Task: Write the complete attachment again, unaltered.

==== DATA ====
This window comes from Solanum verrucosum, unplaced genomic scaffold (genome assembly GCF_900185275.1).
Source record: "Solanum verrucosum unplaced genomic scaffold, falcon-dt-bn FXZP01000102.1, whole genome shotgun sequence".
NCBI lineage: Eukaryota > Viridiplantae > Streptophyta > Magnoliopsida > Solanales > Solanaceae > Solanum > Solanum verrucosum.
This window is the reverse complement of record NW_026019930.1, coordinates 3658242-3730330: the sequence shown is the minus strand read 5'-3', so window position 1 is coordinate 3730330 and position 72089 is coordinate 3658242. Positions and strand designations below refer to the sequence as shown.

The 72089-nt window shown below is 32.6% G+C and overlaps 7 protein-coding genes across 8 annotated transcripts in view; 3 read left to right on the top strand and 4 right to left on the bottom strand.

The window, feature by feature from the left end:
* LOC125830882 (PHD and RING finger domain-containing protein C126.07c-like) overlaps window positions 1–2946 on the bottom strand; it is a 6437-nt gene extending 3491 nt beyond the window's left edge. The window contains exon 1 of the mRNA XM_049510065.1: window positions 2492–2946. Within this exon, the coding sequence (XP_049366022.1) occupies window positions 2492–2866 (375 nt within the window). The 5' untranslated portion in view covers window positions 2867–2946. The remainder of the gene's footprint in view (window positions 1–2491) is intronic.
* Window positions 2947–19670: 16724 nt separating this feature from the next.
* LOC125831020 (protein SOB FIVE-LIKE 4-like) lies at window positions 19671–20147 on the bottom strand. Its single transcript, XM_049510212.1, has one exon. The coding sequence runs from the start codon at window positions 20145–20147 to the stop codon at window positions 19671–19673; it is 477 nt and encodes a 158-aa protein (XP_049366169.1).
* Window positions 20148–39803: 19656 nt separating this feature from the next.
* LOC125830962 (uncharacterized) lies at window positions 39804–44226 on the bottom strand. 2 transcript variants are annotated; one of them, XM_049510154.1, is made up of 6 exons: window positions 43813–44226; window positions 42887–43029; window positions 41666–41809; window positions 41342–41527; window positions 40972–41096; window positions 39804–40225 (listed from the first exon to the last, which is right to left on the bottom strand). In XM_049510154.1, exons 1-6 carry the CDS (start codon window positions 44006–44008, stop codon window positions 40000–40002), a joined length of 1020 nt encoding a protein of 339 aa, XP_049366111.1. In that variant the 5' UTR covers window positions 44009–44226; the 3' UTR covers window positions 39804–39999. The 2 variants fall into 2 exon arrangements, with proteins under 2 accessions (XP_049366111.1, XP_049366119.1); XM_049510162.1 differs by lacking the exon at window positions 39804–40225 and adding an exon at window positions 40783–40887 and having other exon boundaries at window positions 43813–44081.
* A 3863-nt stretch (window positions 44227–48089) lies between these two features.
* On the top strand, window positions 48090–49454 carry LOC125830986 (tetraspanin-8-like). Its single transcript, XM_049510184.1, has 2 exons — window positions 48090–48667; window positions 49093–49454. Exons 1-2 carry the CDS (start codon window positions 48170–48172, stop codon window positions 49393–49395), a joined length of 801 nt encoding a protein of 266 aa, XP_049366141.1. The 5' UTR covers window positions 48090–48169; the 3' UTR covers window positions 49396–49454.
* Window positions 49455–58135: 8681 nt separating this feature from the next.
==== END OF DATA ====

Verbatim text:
This window comes from Solanum verrucosum, unplaced genomic scaffold (genome assembly GCF_900185275.1).
Source record: "Solanum verrucosum unplaced genomic scaffold, falcon-dt-bn FXZP01000102.1, whole genome shotgun sequence".
NCBI lineage: Eukaryota > Viridiplantae > Streptophyta > Magnoliopsida > Solanales > Solanaceae > Solanum > Solanum verrucosum.
This window is the reverse complement of record NW_026019930.1, coordinates 3658242-3730330: the sequence shown is the minus strand read 5'-3', so window position 1 is coordinate 3730330 and position 72089 is coordinate 3658242. Positions and strand designations below refer to the sequence as shown.

The 72089-nt window shown below is 32.6% G+C and overlaps 7 protein-coding genes across 8 annotated transcripts in view; 3 read left to right on the top strand and 4 right to left on the bottom strand.

The window, feature by feature from the left end:
* LOC125830882 (PHD and RING finger domain-containing protein C126.07c-like) overlaps window positions 1–2946 on the bottom strand; it is a 6437-nt gene extending 3491 nt beyond the window's left edge. The window contains exon 1 of the mRNA XM_049510065.1: window positions 2492–2946. Within this exon, the coding sequence (XP_049366022.1) occupies window positions 2492–2866 (375 nt within the window). The 5' untranslated portion in view covers window positions 2867–2946. The remainder of the gene's footprint in view (window positions 1–2491) is intronic.
* Window positions 2947–19670: 16724 nt separating this feature from the next.
* LOC125831020 (protein SOB FIVE-LIKE 4-like) lies at window positions 19671–20147 on the bottom strand. Its single transcript, XM_049510212.1, has one exon. The coding sequence runs from the start codon at window positions 20145–20147 to the stop codon at window positions 19671–19673; it is 477 nt and encodes a 158-aa protein (XP_049366169.1).
* Window positions 20148–39803: 19656 nt separating this feature from the next.
* LOC125830962 (uncharacterized) lies at window positions 39804–44226 on the bottom strand. 2 transcript variants are annotated; one of them, XM_049510154.1, is made up of 6 exons: window positions 43813–44226; window positions 42887–43029; window positions 41666–41809; window positions 41342–41527; window positions 40972–41096; window positions 39804–40225 (listed from the first exon to the last, which is right to left on the bottom strand). In XM_049510154.1, exons 1-6 carry the CDS (start codon window positions 44006–44008, stop codon window positions 40000–40002), a joined length of 1020 nt encoding a protein of 339 aa, XP_049366111.1. In that variant the 5' UTR covers window positions 44009–44226; the 3' UTR covers window positions 39804–39999. The 2 variants fall into 2 exon arrangements, with proteins under 2 accessions (XP_049366111.1, XP_049366119.1); XM_049510162.1 differs by lacking the exon at window positions 39804–40225 and adding an exon at window positions 40783–40887 and having other exon boundaries at window positions 43813–44081.
* A 3863-nt stretch (window positions 44227–48089) lies between these two features.
* On the top strand, window positions 48090–49454 carry LOC125830986 (tetraspanin-8-like). Its single transcript, XM_049510184.1, has 2 exons — window positions 48090–48667; window positions 49093–49454. Exons 1-2 carry the CDS (start codon window positions 48170–48172, stop codon window positions 49393–49395), a joined length of 801 nt encoding a protein of 266 aa, XP_049366141.1. The 5' UTR covers window positions 48090–48169; the 3' UTR covers window positions 49396–49454.
* Window positions 49455–58135: 8681 nt separating this feature from the next.